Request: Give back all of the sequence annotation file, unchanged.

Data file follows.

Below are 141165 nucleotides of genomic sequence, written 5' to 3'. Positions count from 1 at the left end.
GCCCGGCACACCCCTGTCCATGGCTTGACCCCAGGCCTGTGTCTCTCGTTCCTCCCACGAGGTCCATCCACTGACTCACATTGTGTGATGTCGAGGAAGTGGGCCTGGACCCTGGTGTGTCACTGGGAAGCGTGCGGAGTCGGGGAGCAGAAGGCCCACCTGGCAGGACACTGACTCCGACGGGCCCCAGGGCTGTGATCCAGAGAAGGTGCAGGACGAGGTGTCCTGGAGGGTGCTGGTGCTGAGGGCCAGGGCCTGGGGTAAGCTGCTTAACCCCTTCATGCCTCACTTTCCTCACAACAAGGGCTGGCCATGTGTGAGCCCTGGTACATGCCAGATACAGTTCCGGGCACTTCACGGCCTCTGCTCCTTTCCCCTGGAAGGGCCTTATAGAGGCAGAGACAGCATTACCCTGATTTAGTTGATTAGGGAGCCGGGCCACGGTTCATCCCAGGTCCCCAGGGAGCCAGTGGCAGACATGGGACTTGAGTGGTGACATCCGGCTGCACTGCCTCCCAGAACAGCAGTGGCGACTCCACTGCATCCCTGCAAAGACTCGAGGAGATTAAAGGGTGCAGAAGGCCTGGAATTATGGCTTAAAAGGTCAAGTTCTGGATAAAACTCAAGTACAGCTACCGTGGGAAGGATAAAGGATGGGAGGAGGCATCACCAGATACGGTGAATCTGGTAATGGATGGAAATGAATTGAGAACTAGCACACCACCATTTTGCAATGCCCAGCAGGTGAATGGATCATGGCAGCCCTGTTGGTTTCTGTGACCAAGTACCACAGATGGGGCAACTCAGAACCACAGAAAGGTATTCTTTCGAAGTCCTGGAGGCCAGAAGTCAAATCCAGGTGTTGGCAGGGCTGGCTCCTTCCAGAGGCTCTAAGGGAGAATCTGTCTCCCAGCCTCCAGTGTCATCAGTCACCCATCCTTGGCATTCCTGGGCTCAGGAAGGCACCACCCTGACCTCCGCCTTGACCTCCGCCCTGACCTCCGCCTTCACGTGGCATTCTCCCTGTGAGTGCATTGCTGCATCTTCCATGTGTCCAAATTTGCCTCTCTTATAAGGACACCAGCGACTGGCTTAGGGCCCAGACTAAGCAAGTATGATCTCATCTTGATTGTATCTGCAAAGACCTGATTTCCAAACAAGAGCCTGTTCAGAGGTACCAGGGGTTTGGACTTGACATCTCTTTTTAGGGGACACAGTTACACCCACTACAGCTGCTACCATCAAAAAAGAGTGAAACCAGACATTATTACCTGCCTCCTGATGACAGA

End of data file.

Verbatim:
Below are 141165 nucleotides of genomic sequence, written 5' to 3'. Positions count from 1 at the left end.
GCCCGGCACACCCCTGTCCATGGCTTGACCCCAGGCCTGTGTCTCTCGTTCCTCCCACGAGGTCCATCCACTGACTCACATTGTGTGATGTCGAGGAAGTGGGCCTGGACCCTGGTGTGTCACTGGGAAGCGTGCGGAGTCGGGGAGCAGAAGGCCCACCTGGCAGGACACTGACTCCGACGGGCCCCAGGGCTGTGATCCAGAGAAGGTGCAGGACGAGGTGTCCTGGAGGGTGCTGGTGCTGAGGGCCAGGGCCTGGGGTAAGCTGCTTAACCCCTTCATGCCTCACTTTCCTCACAACAAGGGCTGGCCATGTGTGAGCCCTGGTACATGCCAGATACAGTTCCGGGCACTTCACGGCCTCTGCTCCTTTCCCCTGGAAGGGCCTTATAGAGGCAGAGACAGCATTACCCTGATTTAGTTGATTAGGGAGCCGGGCCACGGTTCATCCCAGGTCCCCAGGGAGCCAGTGGCAGACATGGGACTTGAGTGGTGACATCCGGCTGCACTGCCTCCCAGAACAGCAGTGGCGACTCCACTGCATCCCTGCAAAGACTCGAGGAGATTAAAGGGTGCAGAAGGCCTGGAATTATGGCTTAAAAGGTCAAGTTCTGGATAAAACTCAAGTACAGCTACCGTGGGAAGGATAAAGGATGGGAGGAGGCATCACCAGATACGGTGAATCTGGTAATGGATGGAAATGAATTGAGAACTAGCACACCACCATTTTGCAATGCCCAGCAGGTGAATGGATCATGGCAGCCCTGTTGGTTTCTGTGACCAAGTACCACAGATGGGGCAACTCAGAACCACAGAAAGGTATTCTTTCGAAGTCCTGGAGGCCAGAAGTCAAATCCAGGTGTTGGCAGGGCTGGCTCCTTCCAGAGGCTCTAAGGGAGAATCTGTCTCCCAGCCTCCAGTGTCATCAGTCACCCATCCTTGGCATTCCTGGGCTCAGGAAGGCACCACCCTGACCTCCGCCTTGACCTCCGCCCTGACCTCCGCCTTCACGTGGCATTCTCCCTGTGAGTGCATTGCTGCATCTTCCATGTGTCCAAATTTGCCTCTCTTATAAGGACACCAGCGACTGGCTTAGGGCCCAGACTAAGCAAGTATGATCTCATCTTGATTGTATCTGCAAAGACCTGATTTCCAAACAAGAGCCTGTTCAGAGGTACCAGGGGTTTGGACTTGACATCTCTTTTTAGGGGACACAGTTACACCCACTACAGCTGCTACCATCAAAAAAGAGTGAAACCAGACATTATTACCTGCCTCCTGATGACAGA